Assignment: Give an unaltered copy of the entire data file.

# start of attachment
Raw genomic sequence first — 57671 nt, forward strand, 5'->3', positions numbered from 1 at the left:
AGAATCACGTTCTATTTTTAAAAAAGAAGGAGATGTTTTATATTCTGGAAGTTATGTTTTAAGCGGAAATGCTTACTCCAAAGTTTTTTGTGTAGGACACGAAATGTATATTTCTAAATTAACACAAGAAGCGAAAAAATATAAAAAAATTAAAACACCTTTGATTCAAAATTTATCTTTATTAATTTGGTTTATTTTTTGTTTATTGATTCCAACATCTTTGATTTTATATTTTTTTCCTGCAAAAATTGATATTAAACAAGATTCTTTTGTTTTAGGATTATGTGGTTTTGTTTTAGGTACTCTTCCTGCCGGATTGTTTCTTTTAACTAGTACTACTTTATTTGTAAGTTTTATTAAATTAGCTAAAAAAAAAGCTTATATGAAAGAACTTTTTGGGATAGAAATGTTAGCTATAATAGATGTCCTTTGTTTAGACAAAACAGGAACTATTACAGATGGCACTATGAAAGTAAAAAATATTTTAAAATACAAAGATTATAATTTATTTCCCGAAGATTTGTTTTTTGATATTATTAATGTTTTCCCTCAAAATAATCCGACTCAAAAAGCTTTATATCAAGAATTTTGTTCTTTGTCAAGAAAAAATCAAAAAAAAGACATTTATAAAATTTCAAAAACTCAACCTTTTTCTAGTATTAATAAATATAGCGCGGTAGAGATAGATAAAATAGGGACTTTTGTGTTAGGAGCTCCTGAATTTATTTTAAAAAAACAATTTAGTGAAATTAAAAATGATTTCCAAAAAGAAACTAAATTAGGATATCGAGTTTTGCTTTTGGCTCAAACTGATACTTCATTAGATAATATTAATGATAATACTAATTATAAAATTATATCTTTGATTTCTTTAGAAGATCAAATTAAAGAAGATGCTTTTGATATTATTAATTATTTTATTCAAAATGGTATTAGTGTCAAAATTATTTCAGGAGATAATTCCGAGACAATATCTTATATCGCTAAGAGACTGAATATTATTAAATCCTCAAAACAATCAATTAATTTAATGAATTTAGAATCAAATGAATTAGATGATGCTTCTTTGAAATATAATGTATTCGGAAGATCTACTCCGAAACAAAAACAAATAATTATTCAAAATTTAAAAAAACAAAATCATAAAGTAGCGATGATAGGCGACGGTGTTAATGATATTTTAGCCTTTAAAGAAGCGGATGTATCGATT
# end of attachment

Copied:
Raw genomic sequence first — 57671 nt, forward strand, 5'->3', positions numbered from 1 at the left:
AGAATCACGTTCTATTTTTAAAAAAGAAGGAGATGTTTTATATTCTGGAAGTTATGTTTTAAGCGGAAATGCTTACTCCAAAGTTTTTTGTGTAGGACACGAAATGTATATTTCTAAATTAACACAAGAAGCGAAAAAATATAAAAAAATTAAAACACCTTTGATTCAAAATTTATCTTTATTAATTTGGTTTATTTTTTGTTTATTGATTCCAACATCTTTGATTTTATATTTTTTTCCTGCAAAAATTGATATTAAACAAGATTCTTTTGTTTTAGGATTATGTGGTTTTGTTTTAGGTACTCTTCCTGCCGGATTGTTTCTTTTAACTAGTACTACTTTATTTGTAAGTTTTATTAAATTAGCTAAAAAAAAAGCTTATATGAAAGAACTTTTTGGGATAGAAATGTTAGCTATAATAGATGTCCTTTGTTTAGACAAAACAGGAACTATTACAGATGGCACTATGAAAGTAAAAAATATTTTAAAATACAAAGATTATAATTTATTTCCCGAAGATTTGTTTTTTGATATTATTAATGTTTTCCCTCAAAATAATCCGACTCAAAAAGCTTTATATCAAGAATTTTGTTCTTTGTCAAGAAAAAATCAAAAAAAAGACATTTATAAAATTTCAAAAACTCAACCTTTTTCTAGTATTAATAAATATAGCGCGGTAGAGATAGATAAAATAGGGACTTTTGTGTTAGGAGCTCCTGAATTTATTTTAAAAAAACAATTTAGTGAAATTAAAAATGATTTCCAAAAAGAAACTAAATTAGGATATCGAGTTTTGCTTTTGGCTCAAACTGATACTTCATTAGATAATATTAATGATAATACTAATTATAAAATTATATCTTTGATTTCTTTAGAAGATCAAATTAAAGAAGATGCTTTTGATATTATTAATTATTTTATTCAAAATGGTATTAGTGTCAAAATTATTTCAGGAGATAATTCCGAGACAATATCTTATATCGCTAAGAGACTGAATATTATTAAATCCTCAAAACAATCAATTAATTTAATGAATTTAGAATCAAATGAATTAGATGATGCTTCTTTGAAATATAATGTATTCGGAAGATCTACTCCGAAACAAAAACAAATAATTATTCAAAATTTAAAAAAACAAAATCATAAAGTAGCGATGATAGGCGACGGTGTTAATGATATTTTAGCCTTTAAAGAAGCGGATGTATCGATT